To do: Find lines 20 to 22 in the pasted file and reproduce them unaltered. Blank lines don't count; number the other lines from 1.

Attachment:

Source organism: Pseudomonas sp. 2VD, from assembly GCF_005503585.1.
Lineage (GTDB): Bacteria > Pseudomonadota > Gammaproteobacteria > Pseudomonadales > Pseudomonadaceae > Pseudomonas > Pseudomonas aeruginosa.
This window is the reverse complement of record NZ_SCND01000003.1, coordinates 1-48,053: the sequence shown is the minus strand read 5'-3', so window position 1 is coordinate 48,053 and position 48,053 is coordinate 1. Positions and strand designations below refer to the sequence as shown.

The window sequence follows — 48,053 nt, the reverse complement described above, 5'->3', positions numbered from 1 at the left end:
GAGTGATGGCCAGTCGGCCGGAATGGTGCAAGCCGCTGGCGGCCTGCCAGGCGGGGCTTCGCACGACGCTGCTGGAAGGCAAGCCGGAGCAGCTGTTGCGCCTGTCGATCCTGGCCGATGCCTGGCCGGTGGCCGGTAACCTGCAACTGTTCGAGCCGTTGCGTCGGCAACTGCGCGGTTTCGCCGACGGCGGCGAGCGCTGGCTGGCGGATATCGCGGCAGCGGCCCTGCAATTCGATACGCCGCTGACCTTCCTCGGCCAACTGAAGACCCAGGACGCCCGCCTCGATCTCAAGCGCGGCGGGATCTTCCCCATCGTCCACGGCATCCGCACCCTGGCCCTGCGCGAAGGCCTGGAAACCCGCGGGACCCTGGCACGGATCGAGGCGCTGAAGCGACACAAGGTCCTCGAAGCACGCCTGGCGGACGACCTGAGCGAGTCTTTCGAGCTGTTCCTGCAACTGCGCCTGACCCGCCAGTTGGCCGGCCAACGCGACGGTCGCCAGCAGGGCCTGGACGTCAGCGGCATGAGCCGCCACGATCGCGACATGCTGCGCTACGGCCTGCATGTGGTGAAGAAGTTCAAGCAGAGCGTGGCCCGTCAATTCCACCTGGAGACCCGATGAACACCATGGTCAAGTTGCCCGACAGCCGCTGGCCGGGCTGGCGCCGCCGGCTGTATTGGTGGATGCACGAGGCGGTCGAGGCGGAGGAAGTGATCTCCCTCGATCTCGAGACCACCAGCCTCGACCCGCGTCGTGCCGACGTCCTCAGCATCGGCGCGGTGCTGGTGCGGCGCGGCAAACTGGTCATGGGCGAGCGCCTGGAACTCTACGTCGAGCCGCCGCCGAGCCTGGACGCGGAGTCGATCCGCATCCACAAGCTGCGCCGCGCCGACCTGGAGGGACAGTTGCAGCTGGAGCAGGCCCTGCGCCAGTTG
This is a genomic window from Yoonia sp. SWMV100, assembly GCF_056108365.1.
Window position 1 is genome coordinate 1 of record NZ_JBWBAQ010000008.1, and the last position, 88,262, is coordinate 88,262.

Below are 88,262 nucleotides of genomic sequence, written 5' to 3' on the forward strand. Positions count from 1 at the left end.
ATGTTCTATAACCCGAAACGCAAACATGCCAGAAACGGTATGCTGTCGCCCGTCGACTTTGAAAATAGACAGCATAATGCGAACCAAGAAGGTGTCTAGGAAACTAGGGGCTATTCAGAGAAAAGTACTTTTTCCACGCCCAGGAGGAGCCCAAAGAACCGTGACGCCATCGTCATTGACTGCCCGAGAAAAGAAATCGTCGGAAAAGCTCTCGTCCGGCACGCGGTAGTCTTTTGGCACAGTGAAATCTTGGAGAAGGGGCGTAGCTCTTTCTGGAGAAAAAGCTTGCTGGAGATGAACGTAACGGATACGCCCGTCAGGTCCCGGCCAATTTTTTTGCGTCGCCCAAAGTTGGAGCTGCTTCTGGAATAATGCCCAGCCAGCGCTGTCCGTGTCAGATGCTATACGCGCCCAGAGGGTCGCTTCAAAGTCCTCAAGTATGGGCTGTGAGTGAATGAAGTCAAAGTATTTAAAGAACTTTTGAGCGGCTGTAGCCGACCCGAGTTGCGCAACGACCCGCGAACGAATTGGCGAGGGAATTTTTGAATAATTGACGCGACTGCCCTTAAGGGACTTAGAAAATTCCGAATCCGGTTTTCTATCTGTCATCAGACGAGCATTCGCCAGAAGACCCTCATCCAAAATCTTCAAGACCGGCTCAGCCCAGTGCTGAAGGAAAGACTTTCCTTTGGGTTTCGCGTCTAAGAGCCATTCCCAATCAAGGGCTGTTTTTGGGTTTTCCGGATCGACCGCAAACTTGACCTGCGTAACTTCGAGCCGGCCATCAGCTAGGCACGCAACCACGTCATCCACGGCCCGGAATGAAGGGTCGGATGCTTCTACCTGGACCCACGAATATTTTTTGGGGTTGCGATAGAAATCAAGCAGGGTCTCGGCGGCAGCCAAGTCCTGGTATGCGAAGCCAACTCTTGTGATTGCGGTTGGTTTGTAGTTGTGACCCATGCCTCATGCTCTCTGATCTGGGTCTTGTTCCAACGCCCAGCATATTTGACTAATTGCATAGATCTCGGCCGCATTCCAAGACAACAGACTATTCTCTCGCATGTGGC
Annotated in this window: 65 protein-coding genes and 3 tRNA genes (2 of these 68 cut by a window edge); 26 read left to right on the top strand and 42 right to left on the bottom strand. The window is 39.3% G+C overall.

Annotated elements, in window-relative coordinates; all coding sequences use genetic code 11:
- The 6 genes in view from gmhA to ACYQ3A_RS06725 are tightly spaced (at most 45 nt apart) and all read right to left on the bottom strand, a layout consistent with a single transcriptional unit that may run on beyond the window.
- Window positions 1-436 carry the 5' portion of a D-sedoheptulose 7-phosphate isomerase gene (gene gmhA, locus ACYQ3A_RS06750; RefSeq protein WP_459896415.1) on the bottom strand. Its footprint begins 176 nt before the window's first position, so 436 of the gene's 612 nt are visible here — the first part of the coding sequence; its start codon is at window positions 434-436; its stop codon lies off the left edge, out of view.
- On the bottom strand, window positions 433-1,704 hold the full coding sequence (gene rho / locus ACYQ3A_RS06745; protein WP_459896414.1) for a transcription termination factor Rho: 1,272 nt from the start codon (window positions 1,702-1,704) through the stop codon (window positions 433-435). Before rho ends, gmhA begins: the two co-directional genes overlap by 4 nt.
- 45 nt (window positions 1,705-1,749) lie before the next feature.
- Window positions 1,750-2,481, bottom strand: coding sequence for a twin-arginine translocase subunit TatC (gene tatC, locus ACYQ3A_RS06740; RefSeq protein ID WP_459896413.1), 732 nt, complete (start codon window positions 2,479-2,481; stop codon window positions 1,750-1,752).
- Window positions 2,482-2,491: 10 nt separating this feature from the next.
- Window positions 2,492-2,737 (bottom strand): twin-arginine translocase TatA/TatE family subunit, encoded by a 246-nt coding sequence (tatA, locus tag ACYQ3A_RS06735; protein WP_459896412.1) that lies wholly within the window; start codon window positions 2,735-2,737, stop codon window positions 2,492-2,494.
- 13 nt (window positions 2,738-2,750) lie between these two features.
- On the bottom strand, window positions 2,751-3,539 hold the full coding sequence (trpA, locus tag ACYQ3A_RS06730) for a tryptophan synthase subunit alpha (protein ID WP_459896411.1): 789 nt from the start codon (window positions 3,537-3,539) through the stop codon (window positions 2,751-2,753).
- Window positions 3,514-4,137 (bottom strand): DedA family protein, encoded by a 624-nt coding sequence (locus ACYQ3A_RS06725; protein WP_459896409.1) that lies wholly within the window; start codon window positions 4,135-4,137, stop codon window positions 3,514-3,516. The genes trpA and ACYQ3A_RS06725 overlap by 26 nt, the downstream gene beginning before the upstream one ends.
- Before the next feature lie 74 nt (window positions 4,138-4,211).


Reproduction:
- On the bottom strand, window positions 2,751-3,539 hold the full coding sequence (trpA, locus tag ACYQ3A_RS06730) for a tryptophan synthase subunit alpha (protein ID WP_459896411.1): 789 nt from the start codon (window positions 3,537-3,539) through the stop codon (window positions 2,751-2,753).
- Window positions 3,514-4,137 (bottom strand): DedA family protein, encoded by a 624-nt coding sequence (locus ACYQ3A_RS06725; protein WP_459896409.1) that lies wholly within the window; start codon window positions 4,135-4,137, stop codon window positions 3,514-3,516. The genes trpA and ACYQ3A_RS06725 overlap by 26 nt, the downstream gene beginning before the upstream one ends.
- Before the next feature lie 74 nt (window positions 4,138-4,211).